The firm said it had inadvertently made an alarm feature optional instead of standard, but insisted that this did not jeopardise flight safety.
All 737 Max planes were grounded in March after an Ethiopian Airlines flight crashed, killing 157 people.
Five months earlier, 189 people were killed in a Lion Air crash.
The worldwide fleet of 737 Max planes totalled 387 aircraft at the time of the grounding.
The feature at issue is known as the Angle of Attack (AOA) Disagree alert and was designed to let pilots know when two different sensors were reporting conflicting data.
The planemaker said it had intended to provide the feature as standard, but did not realise until deliveries had begun that it was only available if airlines purchased an optional indicator.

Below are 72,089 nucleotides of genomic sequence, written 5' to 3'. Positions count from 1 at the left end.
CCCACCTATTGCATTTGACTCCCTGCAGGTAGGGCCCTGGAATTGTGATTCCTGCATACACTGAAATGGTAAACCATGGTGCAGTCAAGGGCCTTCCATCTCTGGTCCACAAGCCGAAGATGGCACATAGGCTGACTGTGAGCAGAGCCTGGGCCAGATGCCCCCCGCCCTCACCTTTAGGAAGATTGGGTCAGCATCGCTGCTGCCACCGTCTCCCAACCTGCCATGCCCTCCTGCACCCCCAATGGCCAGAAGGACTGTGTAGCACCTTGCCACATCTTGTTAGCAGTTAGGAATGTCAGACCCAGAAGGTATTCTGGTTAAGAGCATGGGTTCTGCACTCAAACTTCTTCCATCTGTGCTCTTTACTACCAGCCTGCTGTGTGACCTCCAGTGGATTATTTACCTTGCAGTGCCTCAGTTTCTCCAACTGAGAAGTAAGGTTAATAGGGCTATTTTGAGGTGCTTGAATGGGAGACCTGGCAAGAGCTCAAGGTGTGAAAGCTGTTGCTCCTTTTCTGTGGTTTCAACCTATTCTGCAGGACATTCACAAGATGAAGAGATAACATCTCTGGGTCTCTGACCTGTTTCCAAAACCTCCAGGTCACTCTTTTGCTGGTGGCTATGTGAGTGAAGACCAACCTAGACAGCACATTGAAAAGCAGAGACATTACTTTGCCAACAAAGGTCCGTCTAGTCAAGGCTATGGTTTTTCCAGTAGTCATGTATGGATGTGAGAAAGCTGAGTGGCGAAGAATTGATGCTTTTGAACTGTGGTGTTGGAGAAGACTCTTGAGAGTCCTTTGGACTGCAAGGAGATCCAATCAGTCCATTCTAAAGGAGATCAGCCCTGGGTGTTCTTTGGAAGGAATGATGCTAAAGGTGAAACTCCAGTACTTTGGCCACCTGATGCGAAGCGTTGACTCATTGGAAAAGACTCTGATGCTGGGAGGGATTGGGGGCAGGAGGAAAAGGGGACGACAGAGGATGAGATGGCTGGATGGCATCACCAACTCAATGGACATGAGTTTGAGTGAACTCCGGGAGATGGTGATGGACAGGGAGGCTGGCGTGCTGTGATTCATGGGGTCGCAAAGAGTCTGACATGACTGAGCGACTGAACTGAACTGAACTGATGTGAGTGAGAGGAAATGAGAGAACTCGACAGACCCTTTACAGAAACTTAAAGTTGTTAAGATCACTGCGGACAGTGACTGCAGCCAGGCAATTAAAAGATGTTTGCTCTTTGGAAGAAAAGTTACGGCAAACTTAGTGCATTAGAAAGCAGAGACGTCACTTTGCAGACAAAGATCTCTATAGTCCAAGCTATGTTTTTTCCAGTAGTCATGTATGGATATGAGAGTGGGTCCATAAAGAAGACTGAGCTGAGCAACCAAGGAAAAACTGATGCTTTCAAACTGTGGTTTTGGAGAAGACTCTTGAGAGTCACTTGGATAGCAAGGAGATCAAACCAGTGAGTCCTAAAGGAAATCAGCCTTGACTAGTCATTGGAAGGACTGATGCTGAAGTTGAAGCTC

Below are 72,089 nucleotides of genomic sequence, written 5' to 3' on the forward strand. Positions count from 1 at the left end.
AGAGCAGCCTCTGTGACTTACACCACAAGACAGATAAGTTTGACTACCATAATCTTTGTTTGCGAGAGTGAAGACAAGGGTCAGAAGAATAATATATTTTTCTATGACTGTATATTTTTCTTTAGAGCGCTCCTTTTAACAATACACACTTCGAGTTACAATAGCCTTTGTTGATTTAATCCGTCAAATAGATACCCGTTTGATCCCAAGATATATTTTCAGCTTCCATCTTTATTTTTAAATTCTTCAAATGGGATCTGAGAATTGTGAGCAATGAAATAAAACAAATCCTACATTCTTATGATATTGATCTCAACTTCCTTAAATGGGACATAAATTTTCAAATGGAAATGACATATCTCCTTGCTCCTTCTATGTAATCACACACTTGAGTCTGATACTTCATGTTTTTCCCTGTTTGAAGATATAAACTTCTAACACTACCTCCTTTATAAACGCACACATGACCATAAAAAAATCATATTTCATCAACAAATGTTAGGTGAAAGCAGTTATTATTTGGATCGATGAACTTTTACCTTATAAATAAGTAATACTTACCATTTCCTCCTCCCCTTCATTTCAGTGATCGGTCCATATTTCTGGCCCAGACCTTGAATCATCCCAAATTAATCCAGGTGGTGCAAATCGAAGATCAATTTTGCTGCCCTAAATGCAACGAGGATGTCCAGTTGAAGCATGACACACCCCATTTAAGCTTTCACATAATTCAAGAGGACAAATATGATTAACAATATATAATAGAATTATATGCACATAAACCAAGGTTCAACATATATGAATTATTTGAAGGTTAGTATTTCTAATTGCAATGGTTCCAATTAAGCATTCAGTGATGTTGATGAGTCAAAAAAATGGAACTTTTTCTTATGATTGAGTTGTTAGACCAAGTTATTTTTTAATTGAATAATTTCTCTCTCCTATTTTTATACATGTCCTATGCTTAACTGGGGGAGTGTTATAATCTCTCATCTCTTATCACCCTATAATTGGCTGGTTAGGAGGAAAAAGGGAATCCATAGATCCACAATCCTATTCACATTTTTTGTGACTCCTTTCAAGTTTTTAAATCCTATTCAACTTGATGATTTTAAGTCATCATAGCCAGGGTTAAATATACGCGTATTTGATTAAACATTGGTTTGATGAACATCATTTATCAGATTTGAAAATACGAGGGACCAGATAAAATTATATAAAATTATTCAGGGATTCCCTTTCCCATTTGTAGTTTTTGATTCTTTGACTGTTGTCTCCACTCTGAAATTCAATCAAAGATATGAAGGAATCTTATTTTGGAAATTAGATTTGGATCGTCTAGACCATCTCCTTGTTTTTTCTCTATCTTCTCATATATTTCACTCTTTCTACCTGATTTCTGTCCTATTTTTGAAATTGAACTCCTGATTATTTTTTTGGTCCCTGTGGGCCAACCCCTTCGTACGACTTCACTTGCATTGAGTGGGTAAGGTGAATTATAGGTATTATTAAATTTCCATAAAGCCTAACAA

It said it had intended to deal with the problem in a later software update.
Boeing maintained that the software problem "did not adversely impact airplane safety or operation".
The US Federal Aviation Administration told Reuters news agency that Boeing had not informed it of the software issue until November 2018, a month after the Lion Air crash.
The FAA said the issue was "low risk", but said Boeing could have helped to "eliminate possible confusion" by letting it know earlier.
The flight angle of the plane has been identified as a factor in the disasters. Boeing has said that in both fatal crashes, erroneous AOA data was fed to the jet's Manoeuvring Characteristics Augmentation System (MCAS), an anti-stall system which has come under scrutiny since the crashes.
Boeing is developing new software for MCAS.